I have gotten several questions about the requirements of raising baby chickens so I thought I would post what I use to successfully raise my new biddies.
- The Brooder–the brooder does not have to be something fancy. It can be as simple as a rubbermaid container to a cardboard box, or the wooden store bought kind. Just make sure you have enough room to raise them until they are ready to move out or you will have to get a larger container in the meantime.
- Bedding–I use pine straw for bedding as it is very abundant where I live but I have heard other recommendations of old newspapers, straw, hay, etc. One type of bedding to stay away from is cedar shavings. These are toxic to small animals.
- Heat–new biddies or chicks require heat to stay warm. Starting out they require temps of 95 degrees for the first week. Each week you can lower it by 5 degrees until it reaches the temperature outside.
- Food–Chick starter crumbles have the protein necessary for new baby chicks. I usually start mine out in a tray so they are able to get in it and reach it. There are other types of feeders as they grow that are available.
- Water–I utilize a water dispenser and have it next to the feed. I introduce the water to the chicks by dipping their beaks in it. Before long they find their way back. Because chicks are messy you will need to clean out and refill frequently. I have read that people put marbles in the water to ensure the chicks do not drown. I personally have not done this and never had a problem but if your waterer is large it may be necessary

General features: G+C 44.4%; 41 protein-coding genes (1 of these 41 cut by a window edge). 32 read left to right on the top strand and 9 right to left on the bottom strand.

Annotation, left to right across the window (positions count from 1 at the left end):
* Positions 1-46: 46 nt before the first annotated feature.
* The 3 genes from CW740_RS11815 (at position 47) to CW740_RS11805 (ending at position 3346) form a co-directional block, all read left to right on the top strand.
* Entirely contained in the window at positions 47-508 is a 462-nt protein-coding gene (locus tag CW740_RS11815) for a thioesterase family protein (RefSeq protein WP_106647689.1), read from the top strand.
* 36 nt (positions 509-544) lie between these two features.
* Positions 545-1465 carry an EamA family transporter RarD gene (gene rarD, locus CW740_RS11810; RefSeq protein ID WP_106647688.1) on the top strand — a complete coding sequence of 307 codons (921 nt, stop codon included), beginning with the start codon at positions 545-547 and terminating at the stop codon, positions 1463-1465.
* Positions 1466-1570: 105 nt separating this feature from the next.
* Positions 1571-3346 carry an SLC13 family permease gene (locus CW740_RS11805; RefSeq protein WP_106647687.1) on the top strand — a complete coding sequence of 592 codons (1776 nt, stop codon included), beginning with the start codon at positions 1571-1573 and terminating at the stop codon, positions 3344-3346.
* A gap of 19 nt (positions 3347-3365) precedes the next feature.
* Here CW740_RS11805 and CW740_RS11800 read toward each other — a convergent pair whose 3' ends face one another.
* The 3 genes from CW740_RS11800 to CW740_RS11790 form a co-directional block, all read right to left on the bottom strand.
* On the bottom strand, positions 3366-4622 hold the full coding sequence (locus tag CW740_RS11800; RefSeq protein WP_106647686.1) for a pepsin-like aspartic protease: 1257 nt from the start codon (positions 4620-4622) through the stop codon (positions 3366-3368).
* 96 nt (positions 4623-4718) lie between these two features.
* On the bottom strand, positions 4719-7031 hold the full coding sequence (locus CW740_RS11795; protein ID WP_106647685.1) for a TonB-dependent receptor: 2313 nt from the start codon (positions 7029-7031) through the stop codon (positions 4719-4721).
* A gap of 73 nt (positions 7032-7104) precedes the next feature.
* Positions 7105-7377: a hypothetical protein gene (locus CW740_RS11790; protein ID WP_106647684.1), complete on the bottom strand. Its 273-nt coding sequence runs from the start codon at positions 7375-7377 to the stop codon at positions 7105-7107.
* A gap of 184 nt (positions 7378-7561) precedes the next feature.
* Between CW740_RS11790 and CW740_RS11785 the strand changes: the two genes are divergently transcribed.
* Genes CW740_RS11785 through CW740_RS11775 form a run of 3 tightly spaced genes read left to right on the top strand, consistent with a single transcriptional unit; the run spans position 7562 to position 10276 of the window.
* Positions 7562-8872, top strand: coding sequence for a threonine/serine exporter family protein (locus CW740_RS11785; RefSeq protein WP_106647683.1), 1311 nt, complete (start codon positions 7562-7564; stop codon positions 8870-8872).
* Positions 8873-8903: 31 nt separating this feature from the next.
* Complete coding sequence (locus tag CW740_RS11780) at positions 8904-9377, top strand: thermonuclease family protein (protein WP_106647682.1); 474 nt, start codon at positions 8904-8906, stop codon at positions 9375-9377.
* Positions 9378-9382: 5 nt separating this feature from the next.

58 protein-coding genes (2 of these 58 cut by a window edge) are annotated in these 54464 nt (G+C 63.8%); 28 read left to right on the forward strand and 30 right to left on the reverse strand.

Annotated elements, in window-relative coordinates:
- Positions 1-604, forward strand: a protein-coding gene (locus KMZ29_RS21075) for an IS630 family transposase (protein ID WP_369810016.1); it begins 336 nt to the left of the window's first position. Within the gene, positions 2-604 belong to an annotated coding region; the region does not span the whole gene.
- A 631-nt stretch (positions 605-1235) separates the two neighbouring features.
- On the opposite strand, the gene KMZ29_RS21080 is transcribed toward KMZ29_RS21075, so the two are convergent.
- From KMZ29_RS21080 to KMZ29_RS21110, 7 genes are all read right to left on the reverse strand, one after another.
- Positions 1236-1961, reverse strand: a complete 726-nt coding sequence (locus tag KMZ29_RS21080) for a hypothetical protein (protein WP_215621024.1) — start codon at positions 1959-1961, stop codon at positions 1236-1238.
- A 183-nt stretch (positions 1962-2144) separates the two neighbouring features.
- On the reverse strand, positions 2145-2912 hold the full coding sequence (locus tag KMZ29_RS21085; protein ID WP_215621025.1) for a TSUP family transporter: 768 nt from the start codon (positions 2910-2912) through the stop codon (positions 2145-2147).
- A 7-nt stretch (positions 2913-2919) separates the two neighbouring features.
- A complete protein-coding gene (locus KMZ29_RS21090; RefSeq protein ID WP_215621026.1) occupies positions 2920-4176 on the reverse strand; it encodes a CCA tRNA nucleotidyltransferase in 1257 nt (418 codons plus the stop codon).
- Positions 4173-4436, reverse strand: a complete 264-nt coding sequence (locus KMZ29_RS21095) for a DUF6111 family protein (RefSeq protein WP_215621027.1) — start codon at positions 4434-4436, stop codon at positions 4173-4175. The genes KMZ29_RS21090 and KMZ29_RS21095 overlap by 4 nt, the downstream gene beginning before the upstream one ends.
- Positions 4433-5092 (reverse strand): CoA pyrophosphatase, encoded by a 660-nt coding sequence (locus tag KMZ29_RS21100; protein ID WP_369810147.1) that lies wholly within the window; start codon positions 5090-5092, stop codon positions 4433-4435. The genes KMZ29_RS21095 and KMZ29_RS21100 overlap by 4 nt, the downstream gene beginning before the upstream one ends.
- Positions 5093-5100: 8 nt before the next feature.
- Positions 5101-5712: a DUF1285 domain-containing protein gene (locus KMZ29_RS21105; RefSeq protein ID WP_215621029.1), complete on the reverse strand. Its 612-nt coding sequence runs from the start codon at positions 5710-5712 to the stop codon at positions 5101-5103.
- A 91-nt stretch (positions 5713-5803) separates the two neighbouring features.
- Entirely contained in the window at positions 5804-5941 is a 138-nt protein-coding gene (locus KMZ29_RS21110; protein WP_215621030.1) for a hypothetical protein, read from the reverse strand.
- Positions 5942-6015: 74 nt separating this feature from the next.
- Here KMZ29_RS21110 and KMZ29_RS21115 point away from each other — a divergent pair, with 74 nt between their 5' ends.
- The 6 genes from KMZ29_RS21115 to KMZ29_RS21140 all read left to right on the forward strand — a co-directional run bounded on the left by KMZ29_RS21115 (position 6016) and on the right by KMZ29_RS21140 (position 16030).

Chicks are so adorable. They are entertaining but grow so fast. It won’t be any time until they are running with your flock.
This is my first year to have two hens brooding at once so we have two sets of baby chicks. In this picture you will see my RIR with her three baby chicks (on the left side) and also my black sex link hen and her one baby chick in the pet carrier. I do not like the pet carrier due to limited accessibility to the hen and her chick, so it is temporary accommodations until I can get a more open cage for her.
These babies are being raised with their mother so it is different than raising them in a brooder. They still need food and water but the mother takes care of the temperature fluctuations by keeping them under her wing when necessary. If you live in an area where it gets cold at night, you may want to give an additional heat source to help her maintain the temperatures. Being from Florida this is not necessary for me.
If you are new or just starting raising your own flock of chickens, these are some of the essentials for raising baby chickens.